India is on track to bring universal energy access to its population by 2030, according to the latest development report from the International Energy Agency (IEA).
The IEA is a Paris-based energy research organisation. Its annual World Energy Access report documents progress and best-practice for solving energy poverty.
The report estimates that half a billion Indians have gained access to electricity since 2000, largely due to the expansion of its fossil fuel generating capacity and grid network.
Over the past few years, India’s government has faced increasing criticism from Western green groups over its use of coal generation to drive its economic growth and its ambitious electrification targets.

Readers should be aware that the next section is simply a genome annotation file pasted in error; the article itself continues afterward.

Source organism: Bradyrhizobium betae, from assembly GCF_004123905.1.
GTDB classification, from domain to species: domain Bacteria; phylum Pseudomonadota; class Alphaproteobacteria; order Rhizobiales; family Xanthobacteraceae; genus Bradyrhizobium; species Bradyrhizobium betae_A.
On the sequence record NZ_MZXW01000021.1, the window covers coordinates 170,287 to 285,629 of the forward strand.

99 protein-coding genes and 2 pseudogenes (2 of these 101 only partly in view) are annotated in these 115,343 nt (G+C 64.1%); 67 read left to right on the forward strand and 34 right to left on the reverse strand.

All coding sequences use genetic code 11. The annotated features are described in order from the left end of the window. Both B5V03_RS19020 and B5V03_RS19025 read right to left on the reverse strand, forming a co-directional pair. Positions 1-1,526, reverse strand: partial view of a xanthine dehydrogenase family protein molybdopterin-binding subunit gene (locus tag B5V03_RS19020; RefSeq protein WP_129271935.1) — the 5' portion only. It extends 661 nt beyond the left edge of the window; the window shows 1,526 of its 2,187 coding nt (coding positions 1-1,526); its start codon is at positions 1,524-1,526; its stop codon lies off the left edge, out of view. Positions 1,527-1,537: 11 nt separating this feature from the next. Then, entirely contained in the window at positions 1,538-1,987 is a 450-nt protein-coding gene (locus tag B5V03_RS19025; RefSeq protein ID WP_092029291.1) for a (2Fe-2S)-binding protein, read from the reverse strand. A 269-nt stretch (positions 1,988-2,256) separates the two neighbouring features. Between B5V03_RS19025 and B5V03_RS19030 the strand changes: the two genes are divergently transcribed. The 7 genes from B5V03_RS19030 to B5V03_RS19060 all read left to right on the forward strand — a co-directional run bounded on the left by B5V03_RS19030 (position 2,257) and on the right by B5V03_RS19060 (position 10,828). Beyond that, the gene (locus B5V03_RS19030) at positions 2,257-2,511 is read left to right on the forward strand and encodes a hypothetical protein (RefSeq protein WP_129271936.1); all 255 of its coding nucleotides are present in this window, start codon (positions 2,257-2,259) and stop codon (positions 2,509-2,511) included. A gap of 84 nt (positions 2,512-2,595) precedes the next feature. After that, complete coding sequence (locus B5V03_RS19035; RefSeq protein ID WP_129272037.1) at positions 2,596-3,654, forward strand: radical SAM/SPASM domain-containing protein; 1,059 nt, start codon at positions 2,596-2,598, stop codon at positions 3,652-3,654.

In April India’s then Energy Minister, Piyush Goyal, reiterated that coal will “continue to remain our mainstay and there was no such agreement in Paris that will stop us from continuing to encourage coal-based generation of power”.
India has proven the effectiveness of this energy strategy, with the country set to be fully electrified by the mid-2020s.
This approach shows other developing countries what’s possible, particularly those in sub-Saharan Africa where 600 million are predicted to remain without electricity, even by 2030.
For the world’s poorest countries, a pragmatic energy mix is essential, but the benefits are enormous. The World Bank estimates that delivering electricity to those living in energy poverty would create 1.5 trillion additional productive hours, save $28 billion in energy expenditures, and enable nearly 300 million school-aged children to study longer.
India has shown the world that leaps in development rely on a foundation of reliable and affordable electricity.